A while back, in another forum, I debunked a number of the rotating quotations to be found at the bottom of the Loudoun County Republican Committee’s Web site. About half of them were easy to show as, at the least, inaccurate. A couple were outright fiction. Here’s one of those, still visible there as of this writing:
That one rankles me the most, but it took me a while to realize why that is. The reason is actually two-fold: First, it misquotes one of the founding fathers of our nation. Franklin was one member of The Committee of Five who wrote the American Declaration of Independence. He helped write the Constitution in 1787. He is one of only five people who personally signed both documents. Republicans are unsurpassed (if not unequaled) in their protestations of respect for the men who created The United States. Yet, here, they don’t even do the one history calls, “the first american” the simple courtesy of finding out if he said this or not. My second reason is that, of all the things they could have done to insult Franklin and his legacy, the one they’ve chosen is to steal his name to support their boundless love of guns. (For those insisting on proof that Franklin didn’t say the words above, avoid the Tea Party Web sites–as they all seem to have bought into the same lie–and check any reputable independent source; it’ll take you under five minutes, if you know how to “Google and mouse.”)
But… The fact that Franklin never talked any trash about guns, animals voting, or lunch (a word not used until decades after he died) notwithstanding, maybe Franklin did have a view on the right to bear arms. Not surprisingly, a lot of Web sites offer quotations from quite a few of the founders about guns. Some, are pretty direct, like this one from Jefferson:
No freeman shall be debarred the use of arms.
(But check my link to find out what Jefferson is often misquoted as saying he had in mind.)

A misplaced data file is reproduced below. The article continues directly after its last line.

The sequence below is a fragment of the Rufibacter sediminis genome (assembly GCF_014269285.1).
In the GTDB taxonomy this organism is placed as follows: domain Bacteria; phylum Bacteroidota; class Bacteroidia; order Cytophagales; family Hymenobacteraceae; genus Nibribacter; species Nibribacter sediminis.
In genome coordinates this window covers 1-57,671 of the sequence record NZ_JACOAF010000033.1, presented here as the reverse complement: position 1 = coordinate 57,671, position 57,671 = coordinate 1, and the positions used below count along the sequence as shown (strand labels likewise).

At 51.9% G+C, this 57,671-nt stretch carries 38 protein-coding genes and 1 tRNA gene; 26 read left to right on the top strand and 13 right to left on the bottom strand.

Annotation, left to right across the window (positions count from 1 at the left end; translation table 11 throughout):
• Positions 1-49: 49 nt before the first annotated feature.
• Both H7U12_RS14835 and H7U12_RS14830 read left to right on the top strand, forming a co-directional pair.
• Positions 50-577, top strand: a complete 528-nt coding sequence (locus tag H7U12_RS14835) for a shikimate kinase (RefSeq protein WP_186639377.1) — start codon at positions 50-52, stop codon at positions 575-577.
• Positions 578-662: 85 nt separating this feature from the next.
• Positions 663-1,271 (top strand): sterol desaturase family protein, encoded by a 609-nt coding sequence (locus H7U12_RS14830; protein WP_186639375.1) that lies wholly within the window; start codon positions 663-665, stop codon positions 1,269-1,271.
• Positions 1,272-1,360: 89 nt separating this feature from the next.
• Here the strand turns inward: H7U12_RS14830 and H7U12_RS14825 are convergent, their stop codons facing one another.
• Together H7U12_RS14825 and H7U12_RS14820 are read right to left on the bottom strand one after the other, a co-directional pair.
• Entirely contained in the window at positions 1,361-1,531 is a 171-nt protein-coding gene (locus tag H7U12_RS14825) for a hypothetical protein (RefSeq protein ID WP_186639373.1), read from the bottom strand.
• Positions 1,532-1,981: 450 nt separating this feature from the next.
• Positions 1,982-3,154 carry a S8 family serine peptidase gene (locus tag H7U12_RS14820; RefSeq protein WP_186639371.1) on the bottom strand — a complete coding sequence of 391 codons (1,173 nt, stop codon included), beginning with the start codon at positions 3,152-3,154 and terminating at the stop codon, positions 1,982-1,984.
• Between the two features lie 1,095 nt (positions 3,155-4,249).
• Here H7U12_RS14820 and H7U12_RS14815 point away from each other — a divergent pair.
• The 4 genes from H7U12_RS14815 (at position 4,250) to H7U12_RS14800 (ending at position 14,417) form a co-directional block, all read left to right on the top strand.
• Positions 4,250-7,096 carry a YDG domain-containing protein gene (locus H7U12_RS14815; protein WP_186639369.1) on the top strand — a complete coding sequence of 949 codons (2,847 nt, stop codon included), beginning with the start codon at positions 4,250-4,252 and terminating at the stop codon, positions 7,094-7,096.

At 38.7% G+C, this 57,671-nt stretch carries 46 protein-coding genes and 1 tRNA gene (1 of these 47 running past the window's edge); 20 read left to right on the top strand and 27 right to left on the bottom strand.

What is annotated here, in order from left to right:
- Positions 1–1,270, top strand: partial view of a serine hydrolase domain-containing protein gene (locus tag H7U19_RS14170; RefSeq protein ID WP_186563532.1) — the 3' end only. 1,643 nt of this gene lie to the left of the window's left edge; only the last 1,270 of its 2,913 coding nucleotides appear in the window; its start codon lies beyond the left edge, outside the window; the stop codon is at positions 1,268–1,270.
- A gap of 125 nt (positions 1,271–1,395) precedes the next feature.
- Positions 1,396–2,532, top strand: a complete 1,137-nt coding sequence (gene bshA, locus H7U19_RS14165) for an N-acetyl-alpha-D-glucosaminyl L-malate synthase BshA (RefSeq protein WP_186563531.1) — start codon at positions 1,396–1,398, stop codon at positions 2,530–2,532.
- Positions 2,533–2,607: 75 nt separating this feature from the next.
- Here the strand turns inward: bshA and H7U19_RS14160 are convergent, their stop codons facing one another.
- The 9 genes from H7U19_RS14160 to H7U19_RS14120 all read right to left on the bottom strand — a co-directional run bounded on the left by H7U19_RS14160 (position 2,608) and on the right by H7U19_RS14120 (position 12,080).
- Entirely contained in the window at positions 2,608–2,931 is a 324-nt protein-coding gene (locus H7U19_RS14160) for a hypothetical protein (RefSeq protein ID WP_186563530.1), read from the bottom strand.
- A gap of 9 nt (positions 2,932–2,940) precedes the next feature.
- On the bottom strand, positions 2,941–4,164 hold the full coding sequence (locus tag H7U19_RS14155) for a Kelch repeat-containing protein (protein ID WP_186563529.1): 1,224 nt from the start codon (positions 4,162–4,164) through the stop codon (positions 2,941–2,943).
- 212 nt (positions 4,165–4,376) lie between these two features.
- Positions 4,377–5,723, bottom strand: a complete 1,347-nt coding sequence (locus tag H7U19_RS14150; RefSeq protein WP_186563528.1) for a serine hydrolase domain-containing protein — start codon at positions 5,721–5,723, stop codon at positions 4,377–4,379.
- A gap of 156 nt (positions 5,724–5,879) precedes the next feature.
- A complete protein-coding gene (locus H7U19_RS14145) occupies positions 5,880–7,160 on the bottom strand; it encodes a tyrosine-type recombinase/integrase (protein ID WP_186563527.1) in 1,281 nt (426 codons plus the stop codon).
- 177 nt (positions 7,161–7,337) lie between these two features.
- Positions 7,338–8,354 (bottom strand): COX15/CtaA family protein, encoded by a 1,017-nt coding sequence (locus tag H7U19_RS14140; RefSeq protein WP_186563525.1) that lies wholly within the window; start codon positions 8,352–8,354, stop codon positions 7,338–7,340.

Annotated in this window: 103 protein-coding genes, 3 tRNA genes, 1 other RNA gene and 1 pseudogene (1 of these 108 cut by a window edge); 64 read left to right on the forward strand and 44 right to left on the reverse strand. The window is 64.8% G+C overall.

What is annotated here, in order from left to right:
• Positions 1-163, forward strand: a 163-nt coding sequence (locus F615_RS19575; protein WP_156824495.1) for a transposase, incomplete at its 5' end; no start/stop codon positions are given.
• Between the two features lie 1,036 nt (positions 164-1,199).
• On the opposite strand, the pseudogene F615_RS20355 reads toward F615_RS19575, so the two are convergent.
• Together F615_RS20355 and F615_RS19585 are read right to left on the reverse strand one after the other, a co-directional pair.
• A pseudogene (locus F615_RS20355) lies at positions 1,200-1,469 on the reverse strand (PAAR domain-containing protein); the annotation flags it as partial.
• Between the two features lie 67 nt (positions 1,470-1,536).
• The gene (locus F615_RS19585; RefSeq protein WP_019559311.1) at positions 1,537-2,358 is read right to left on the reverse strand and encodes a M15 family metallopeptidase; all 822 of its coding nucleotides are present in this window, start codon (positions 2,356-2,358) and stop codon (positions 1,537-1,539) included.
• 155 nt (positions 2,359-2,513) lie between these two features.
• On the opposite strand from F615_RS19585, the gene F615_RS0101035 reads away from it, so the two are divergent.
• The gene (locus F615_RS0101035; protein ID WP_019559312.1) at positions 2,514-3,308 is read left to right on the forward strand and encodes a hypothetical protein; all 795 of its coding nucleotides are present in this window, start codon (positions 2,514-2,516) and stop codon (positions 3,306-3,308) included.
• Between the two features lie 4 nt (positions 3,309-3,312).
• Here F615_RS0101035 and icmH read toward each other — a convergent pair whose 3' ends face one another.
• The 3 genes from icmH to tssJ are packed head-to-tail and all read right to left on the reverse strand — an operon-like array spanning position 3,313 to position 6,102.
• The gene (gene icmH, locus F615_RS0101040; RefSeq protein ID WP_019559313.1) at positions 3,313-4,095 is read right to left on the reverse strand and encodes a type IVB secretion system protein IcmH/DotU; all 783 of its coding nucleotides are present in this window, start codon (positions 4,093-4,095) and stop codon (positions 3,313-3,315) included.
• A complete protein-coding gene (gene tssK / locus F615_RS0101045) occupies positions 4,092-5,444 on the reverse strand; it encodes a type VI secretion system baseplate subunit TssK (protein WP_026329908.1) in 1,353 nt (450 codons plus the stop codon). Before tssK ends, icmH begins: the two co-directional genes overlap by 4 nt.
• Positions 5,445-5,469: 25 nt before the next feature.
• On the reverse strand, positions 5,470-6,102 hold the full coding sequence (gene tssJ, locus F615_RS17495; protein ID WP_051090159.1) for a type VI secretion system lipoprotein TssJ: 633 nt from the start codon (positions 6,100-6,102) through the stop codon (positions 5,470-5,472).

Then there’s this one, from Mason:
…to disarm the people. That it was the best and most effectual way to enslave them.
Mason was talking about the militia, which he felt was necessary to national defense, not personal rights, but he did still say that one.
As for Franklin, the sites devoted to the founders’ views on guns offer this familiar gem:
They that give up essential liberty to purchase a little temporary safety, deserve neither liberty nor safety.
Fine words indeed, and there’s no dispute that they are Franklin’s. But, it is begging the question to presume he included gun rights as an, “essential liberty.” To find out what he meant, we have to know the context in which he said it. Here’s one claim to be doing just that:
Today, few remember that the context for Benjamin Franklin’s famous words condemning those who ‘can give up essential liberty’ was his discussion of the refusal of Virginia’s colonial assembly to adopt Jefferson’s 1759 proposal on colonials’ inalienable right to bear arms: ‘The thoughtful reader may wonder,’ Franklin wrote, ‘why wasn’t Jefferson’s proposal of “No freeman shall ever be debarred the use of arms” adopted by the Virginia legislature? They that can give up essential liberty to obtain a little temporary safety deserve neither liberty nor safety.’
Wow! Now that is pretty much dead on target. It even incorporates the already proven words of Jefferson, about “the use of arms.” Hard to argue that Franklin wasn’t in the same stance as Jefferson, when you have that context. And that context is everywhere, on the Web. Impossible to see it any other way than that Franklin did support the right to arms, like Jefferson, like Mason, if you know he said what is quoted above.
Except that Franklin never said that, either.
It takes a little more Googling, but one can, if one wishes, discover that Franklin’s warning about liberty comes from the record of the proceedings of the Pennsylvania House of Representatives, dated November 11, 1755. Here‘s what the record actually says (and here):
We have taken every Step in our Power, consistent with the just Rights of the Freemen of Pennsylvania, for their Relief, and we have Reason to believe, that in the Midst of their Distresses they themselves do not wish us to go farther. Those who would give up essential Liberty, to purchase a little temporary Safety, deserve neither Liberty nor Safety.
Jefferson’s name isn’t mentioned anywhere in that record. And, no, it’s not because that’s not the record Franklin’s ghost-writers were relying on. Some explicitly refer to that particular record, by name and by date, so you can check for yourself and confirm that those are not Benjamin Franklin’s words. (Or just take note of the fact that even Franklin could not, in 1755, be quoting something Jefferson wouldn’t say until 1759.)
In short, all of that stuff about well-armed lambs and thoughtful readers is a pack of lies. Given that fact, it would perhaps be germane to close with one other thing Franklin really did say:
Use no hurtful deceit; think innocently and justly, and, if you speak, speak accordingly.
Something to think about, next time you’re reading the Web site of the Loudoun County Republican Committee.